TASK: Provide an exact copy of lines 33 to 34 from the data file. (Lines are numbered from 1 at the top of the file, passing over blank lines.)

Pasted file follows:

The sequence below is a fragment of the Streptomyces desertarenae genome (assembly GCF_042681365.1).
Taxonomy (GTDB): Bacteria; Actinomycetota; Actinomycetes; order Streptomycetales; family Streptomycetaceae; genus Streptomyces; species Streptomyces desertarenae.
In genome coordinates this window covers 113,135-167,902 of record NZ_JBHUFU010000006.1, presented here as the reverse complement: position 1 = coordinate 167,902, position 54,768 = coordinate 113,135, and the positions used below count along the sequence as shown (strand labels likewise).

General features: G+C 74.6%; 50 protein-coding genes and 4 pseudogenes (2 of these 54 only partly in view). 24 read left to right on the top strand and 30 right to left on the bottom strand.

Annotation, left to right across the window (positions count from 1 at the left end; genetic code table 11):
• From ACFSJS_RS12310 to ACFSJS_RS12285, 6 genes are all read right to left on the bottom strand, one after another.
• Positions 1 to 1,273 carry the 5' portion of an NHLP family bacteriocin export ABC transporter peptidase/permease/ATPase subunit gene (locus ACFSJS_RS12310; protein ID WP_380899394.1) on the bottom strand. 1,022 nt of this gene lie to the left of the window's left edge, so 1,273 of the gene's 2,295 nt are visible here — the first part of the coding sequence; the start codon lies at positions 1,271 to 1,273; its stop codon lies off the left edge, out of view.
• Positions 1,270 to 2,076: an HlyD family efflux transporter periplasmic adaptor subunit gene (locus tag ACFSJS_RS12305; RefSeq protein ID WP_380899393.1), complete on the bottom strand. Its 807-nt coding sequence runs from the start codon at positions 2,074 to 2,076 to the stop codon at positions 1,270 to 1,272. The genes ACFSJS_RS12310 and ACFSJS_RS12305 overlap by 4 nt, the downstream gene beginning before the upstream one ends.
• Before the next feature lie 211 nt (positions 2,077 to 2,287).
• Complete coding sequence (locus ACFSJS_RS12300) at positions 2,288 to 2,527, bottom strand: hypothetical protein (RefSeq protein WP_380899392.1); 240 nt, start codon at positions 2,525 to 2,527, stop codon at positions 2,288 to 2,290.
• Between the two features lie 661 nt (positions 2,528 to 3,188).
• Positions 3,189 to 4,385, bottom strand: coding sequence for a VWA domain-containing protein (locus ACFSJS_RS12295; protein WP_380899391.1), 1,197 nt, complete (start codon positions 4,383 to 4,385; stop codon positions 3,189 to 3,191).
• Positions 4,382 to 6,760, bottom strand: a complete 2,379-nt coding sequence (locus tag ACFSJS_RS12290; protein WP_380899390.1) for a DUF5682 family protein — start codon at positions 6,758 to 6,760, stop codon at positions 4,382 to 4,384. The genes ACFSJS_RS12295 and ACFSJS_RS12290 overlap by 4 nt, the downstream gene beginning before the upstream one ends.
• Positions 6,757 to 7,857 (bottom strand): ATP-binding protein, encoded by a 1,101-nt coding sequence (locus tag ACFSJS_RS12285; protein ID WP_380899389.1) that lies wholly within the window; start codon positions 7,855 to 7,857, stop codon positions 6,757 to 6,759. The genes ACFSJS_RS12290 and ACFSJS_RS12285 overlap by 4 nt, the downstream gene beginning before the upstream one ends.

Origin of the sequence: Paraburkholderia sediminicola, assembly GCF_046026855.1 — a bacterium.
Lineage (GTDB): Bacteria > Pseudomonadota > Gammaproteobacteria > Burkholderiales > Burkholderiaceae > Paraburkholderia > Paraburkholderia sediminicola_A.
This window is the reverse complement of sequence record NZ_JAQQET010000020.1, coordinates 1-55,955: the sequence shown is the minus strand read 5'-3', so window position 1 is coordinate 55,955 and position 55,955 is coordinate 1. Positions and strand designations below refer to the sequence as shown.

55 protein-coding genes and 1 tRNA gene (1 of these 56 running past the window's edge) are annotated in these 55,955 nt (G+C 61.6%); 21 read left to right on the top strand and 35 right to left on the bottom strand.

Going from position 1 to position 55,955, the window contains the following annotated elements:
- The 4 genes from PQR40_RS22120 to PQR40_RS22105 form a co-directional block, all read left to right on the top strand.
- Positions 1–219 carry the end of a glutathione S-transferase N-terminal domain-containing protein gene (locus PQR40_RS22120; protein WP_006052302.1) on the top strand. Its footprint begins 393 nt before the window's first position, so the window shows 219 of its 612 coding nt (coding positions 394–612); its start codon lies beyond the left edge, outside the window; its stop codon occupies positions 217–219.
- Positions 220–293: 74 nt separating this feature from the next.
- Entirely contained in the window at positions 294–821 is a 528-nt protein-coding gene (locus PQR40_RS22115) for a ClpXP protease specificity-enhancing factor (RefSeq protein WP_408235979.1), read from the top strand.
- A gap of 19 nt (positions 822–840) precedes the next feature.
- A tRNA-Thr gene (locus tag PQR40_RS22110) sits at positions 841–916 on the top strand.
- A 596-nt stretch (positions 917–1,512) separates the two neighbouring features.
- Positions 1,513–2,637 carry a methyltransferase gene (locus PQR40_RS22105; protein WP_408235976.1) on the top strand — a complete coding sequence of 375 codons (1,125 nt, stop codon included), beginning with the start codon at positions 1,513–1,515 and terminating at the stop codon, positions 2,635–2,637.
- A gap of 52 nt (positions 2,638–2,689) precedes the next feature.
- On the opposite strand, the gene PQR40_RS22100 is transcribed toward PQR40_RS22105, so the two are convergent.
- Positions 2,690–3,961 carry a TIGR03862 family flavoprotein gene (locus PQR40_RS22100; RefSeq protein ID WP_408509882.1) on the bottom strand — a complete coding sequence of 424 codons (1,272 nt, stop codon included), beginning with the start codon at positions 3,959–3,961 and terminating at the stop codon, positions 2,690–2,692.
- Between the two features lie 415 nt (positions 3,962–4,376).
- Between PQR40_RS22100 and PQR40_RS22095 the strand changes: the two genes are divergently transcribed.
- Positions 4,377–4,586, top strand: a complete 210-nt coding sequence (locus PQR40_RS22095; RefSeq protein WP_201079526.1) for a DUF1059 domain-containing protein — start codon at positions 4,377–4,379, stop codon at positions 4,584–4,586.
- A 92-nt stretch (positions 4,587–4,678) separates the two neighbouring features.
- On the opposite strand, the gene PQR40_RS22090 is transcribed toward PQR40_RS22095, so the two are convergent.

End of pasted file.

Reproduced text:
- Positions 4,377–4,586, top strand: a complete 210-nt coding sequence (locus PQR40_RS22095; RefSeq protein WP_201079526.1) for a DUF1059 domain-containing protein — start codon at positions 4,377–4,379, stop codon at positions 4,584–4,586.
- A 92-nt stretch (positions 4,587–4,678) separates the two neighbouring features.